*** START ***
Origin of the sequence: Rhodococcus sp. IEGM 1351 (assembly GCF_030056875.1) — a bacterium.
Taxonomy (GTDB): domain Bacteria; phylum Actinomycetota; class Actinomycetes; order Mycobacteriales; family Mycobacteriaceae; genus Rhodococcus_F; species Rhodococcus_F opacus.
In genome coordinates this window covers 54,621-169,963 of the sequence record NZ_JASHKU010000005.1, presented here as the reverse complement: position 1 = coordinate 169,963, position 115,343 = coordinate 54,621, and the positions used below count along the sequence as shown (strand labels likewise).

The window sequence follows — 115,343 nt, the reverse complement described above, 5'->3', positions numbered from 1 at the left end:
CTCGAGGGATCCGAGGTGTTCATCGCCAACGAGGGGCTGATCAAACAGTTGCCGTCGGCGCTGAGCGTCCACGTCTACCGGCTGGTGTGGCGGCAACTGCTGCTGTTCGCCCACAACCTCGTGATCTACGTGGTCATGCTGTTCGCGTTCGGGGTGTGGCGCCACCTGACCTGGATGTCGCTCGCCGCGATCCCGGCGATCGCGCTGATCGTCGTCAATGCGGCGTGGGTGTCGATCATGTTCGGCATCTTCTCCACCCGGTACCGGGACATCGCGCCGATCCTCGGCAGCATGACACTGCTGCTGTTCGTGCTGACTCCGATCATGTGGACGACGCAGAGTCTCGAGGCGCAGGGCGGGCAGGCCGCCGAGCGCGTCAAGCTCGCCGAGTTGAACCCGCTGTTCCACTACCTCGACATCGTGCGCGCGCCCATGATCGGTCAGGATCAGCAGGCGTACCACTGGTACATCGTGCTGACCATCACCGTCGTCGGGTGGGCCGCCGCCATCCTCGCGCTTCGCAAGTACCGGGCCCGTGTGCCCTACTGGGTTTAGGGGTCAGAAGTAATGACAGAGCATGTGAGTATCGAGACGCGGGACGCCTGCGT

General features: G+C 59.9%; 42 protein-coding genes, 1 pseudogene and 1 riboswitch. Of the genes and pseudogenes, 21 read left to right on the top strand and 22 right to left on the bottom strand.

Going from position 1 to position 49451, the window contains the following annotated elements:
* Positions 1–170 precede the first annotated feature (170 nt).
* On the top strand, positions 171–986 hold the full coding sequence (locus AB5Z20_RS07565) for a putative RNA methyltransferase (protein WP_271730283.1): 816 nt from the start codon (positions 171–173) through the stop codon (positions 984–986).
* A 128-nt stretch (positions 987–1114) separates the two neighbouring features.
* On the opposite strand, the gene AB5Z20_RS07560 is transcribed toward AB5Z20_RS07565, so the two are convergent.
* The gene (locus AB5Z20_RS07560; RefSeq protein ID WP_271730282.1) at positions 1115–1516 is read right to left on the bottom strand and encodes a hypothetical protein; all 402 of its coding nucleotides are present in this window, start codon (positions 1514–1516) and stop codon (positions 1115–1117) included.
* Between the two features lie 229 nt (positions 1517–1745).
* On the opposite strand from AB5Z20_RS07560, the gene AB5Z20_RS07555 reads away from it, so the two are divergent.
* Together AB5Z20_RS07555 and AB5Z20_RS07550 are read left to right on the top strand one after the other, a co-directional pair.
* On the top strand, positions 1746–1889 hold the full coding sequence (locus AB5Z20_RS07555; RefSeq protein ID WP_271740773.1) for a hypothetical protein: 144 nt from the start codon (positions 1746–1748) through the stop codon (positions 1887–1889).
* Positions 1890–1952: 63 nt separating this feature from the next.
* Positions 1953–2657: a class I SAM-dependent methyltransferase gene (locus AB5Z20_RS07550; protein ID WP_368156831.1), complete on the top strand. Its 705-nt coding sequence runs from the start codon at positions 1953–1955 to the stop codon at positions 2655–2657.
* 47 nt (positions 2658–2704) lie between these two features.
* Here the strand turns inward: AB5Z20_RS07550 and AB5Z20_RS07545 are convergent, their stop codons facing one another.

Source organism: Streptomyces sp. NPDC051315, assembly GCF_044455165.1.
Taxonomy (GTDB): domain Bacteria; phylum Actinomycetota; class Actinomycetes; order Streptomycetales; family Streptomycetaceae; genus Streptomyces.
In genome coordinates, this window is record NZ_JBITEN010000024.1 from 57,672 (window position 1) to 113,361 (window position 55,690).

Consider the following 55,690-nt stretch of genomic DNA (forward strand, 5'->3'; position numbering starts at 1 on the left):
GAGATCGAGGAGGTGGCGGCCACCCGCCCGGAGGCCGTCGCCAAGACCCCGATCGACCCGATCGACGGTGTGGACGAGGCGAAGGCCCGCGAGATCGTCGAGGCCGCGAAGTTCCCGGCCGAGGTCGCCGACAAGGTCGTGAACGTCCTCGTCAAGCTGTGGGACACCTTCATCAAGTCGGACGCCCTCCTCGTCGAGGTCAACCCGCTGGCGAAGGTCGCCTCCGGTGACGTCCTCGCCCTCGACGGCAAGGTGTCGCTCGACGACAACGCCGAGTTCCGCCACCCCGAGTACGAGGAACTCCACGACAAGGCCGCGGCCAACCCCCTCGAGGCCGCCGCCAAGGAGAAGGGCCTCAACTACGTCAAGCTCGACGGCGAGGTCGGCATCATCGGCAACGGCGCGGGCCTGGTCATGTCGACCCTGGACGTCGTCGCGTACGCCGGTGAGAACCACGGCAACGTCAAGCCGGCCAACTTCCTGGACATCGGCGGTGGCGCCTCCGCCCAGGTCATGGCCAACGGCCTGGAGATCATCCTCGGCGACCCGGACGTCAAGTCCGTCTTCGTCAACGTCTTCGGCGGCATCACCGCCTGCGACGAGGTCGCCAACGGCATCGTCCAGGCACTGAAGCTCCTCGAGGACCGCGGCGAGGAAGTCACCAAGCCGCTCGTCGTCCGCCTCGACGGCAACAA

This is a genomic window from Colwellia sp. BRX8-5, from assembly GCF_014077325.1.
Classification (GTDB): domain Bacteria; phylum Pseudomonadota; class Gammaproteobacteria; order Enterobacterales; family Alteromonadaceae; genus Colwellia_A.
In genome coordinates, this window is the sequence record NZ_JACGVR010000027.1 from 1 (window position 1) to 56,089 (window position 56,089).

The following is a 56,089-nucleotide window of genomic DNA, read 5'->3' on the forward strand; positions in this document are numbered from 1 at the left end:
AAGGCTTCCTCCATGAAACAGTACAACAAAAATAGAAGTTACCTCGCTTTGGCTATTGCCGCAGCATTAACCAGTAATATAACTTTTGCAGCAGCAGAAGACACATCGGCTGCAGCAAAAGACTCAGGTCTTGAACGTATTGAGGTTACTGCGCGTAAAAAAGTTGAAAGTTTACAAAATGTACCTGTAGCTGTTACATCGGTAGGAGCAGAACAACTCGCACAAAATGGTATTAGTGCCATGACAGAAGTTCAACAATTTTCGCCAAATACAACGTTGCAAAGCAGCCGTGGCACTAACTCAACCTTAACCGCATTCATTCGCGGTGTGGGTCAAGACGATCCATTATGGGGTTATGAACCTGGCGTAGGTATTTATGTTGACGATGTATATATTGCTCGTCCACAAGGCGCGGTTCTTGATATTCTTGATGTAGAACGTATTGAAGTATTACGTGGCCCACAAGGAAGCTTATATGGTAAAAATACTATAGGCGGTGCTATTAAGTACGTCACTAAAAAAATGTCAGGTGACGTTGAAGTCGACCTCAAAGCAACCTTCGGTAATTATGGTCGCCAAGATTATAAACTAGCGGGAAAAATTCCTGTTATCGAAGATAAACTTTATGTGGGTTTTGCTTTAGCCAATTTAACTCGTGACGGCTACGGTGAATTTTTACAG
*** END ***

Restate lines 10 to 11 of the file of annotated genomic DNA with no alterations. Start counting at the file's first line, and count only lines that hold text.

* A 128-nt stretch (positions 987–1114) separates the two neighbouring features.
* On the opposite strand, the gene AB5Z20_RS07560 is transcribed toward AB5Z20_RS07565, so the two are convergent.